It is not only discerning music lovers around the globe who are giving a warm welcome to the recordings which are being published on Glossa; critical approval in the specialist media has been joining in as well. One example of the latter is the newly-instigated International Classical Music Awards (ICMA) which, for its inaugural 2011 edition, has chosen no less than nine of Glossa’s recent releases in its initial nominations. [read more...]
Mitzi Meyerson has been delving of late for Glossa into unjustly forgotten keyboard repertory from the Baroque. Praised by no less a critic than Nicholas Kenyon for her recording of Gottlieb Muffat’s Componimenti Musicali per il Cembalo (“Eureka! I’ve known these wonderful pieces for years, having bought an old edition of the music, but have never heard them properly performed. So it’s a joy to hear Mitzi Meyerson’s glorious realisation of these 18th-century suites, which lie at the heart of the high baroque style...”), Meyerson now turns her attention to the shadowy figure of Englishman Richard Jones. [read more...]
There are keyboard players whose names adorn books of technical exercises – Carl Czerny, Charles-Louis Hanon and JB Cramer spring to mind – but Mitzi Meyerson, Glossa’s very own expert in sumo wrestling, social work and a Persian cat named Yofi, is cast from a somewhat different mould. It will not just be piano and harpsichord students who will have cause to recall the Chicago-born artist but any number of her fellow citizens (including non keyboard-playing cabbies) now that the ‘Mitzi Meyerson Way’ has officially been opened outside the main entrance to Roosevelt University on downtown Wabash Avenue in Chicago’s 2nd Ward. [read more...]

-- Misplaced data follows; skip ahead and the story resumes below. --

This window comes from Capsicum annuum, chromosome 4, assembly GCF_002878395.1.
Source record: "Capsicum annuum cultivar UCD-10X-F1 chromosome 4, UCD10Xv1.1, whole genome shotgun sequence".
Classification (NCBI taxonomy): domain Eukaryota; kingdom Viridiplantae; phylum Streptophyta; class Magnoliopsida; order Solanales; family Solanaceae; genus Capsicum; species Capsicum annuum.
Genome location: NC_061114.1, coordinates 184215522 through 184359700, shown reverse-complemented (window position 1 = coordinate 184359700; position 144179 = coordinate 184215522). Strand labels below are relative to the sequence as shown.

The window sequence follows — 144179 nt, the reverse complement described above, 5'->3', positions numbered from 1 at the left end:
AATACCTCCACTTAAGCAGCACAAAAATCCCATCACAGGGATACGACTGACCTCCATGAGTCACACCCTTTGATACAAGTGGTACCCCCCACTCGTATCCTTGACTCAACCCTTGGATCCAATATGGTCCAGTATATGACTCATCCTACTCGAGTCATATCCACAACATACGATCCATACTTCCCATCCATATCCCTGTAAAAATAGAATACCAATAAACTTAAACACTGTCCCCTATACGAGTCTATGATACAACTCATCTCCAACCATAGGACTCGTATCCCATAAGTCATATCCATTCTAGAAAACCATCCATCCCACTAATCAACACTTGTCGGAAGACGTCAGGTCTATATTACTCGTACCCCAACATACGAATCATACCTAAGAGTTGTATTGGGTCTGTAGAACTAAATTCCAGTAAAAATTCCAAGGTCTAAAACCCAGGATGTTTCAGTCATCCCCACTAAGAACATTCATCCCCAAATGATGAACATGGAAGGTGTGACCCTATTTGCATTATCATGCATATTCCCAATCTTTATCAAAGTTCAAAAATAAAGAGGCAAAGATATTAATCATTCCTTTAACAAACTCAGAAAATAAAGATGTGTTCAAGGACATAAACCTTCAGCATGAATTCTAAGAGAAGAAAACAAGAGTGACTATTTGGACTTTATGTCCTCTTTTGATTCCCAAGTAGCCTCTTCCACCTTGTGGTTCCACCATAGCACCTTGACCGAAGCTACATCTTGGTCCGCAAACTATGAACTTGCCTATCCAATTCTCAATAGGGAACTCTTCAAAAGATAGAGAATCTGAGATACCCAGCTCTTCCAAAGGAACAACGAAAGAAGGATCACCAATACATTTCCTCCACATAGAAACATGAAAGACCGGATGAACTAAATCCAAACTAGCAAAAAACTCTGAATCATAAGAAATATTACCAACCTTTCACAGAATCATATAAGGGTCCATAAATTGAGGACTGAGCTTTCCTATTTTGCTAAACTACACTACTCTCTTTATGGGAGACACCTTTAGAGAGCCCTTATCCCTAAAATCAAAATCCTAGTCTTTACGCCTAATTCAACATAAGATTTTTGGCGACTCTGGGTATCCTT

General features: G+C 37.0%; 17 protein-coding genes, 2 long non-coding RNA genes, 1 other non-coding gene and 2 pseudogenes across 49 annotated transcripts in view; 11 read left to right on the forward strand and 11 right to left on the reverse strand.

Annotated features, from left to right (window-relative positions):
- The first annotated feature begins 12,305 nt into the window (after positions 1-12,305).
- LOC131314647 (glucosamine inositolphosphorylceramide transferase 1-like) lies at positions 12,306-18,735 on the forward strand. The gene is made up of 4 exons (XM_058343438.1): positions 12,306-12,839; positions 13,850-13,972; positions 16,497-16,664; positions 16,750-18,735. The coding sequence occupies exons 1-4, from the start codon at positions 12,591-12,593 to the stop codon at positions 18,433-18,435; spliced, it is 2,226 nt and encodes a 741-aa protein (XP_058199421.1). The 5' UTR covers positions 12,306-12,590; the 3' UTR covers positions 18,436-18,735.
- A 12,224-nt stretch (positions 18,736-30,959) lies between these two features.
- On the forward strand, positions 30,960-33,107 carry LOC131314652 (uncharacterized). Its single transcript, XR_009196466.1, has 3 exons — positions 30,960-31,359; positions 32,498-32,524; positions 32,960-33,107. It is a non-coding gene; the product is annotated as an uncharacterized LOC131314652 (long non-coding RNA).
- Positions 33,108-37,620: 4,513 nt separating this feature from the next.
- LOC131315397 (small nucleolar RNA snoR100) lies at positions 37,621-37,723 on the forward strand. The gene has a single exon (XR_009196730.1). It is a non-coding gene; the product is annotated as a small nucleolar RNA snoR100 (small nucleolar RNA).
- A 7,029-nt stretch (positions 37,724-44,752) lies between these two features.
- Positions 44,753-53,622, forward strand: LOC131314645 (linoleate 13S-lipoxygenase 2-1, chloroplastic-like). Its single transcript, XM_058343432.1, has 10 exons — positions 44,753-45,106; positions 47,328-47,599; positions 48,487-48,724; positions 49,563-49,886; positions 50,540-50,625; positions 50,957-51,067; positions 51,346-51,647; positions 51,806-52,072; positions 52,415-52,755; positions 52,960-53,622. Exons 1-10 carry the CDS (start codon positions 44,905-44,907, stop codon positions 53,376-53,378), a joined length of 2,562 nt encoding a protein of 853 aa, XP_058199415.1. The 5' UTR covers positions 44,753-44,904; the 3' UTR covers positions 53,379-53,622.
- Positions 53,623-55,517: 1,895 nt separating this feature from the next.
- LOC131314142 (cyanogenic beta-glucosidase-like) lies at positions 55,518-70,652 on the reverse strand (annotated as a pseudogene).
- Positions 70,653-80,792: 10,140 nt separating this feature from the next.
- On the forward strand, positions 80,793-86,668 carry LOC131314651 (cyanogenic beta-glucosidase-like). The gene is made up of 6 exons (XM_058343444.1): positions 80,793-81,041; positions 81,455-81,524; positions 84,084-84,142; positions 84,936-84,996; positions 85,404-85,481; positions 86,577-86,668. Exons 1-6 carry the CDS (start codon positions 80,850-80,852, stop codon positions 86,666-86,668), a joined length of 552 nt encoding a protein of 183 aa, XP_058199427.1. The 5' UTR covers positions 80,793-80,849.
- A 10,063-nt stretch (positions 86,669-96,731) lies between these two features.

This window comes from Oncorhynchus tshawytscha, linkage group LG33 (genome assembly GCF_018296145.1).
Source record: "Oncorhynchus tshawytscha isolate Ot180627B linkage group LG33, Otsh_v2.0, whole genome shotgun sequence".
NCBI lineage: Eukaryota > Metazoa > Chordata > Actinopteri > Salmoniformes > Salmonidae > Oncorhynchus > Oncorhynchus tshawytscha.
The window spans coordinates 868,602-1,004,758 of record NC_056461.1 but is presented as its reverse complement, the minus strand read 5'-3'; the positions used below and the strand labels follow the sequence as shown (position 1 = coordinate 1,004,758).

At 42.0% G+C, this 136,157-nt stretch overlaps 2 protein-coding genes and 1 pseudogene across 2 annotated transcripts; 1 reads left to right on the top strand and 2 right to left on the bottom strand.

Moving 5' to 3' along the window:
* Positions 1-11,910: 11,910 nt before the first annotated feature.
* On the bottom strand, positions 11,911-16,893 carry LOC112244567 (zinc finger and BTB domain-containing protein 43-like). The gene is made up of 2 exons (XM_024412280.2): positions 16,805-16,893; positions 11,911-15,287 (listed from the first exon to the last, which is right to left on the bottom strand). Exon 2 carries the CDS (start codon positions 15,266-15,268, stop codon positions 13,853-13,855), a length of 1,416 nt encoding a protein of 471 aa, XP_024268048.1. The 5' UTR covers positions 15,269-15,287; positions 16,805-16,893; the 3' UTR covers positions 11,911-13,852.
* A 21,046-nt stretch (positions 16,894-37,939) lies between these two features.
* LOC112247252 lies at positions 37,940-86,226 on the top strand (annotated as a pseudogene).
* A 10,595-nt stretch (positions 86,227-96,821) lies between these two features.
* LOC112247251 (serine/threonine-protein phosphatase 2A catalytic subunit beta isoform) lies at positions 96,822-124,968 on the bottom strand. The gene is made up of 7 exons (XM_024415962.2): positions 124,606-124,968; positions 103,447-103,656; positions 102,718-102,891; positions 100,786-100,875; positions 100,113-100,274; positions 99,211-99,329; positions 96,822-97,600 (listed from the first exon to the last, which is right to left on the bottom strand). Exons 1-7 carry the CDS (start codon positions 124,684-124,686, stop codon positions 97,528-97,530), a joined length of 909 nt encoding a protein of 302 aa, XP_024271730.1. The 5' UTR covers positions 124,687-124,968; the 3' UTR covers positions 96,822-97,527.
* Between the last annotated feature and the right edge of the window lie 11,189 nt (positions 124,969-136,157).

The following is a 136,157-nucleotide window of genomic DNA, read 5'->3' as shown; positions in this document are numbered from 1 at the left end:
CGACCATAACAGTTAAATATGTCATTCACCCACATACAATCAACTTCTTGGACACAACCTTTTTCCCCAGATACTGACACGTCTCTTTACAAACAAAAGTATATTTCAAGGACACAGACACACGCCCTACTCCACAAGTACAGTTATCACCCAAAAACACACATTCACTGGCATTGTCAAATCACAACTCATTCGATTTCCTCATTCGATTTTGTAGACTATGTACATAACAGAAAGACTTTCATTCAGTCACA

Mitzi Meyerson’s insight into (and experience with) the harpsichord literature of the Baroque is such that when she makes a visit to the recording studio, one knows that something rare, fascinating and illuminating will emerge. This has been the case in recent years with both the Claviersuiten by Georg Böhm and the Musique de Salon of Claude-Bénigne Balbastre (which have also appeared on Glossa); the latest exploration beyond the mainstream undertaken by Mitzi Meyerson – Muffat’s Componimenti Musicali – is charged with the same character and sense of expectation. This is not the Georg Muffat who studied in Paris with Lully but his son, Gottlieb (also known as Theofilo), who spent much of his career in Vienna and whose set of six harpsichord suites Componimenti Musicali appeared towards the end of the 1730s. [read more...]
Mitzi Meyerson signals her return on Glossa with a further example of her ability to seek out entertaining music that for too long has been ignored and perform it with all the subtlety, charm and musical skill that such music demands. For her new Glossa release she presents a demonstration of the compositional joys provided by one of the lesser-known French keyboard masters – Claude-Bénigne Balbastre. In her substantial discography there are already recordings given over to other bypassed talents such as Jacques Duphly, Georg Böhm, Antoine Forqueray and even the Fourth Book of François Couperin. [read more...]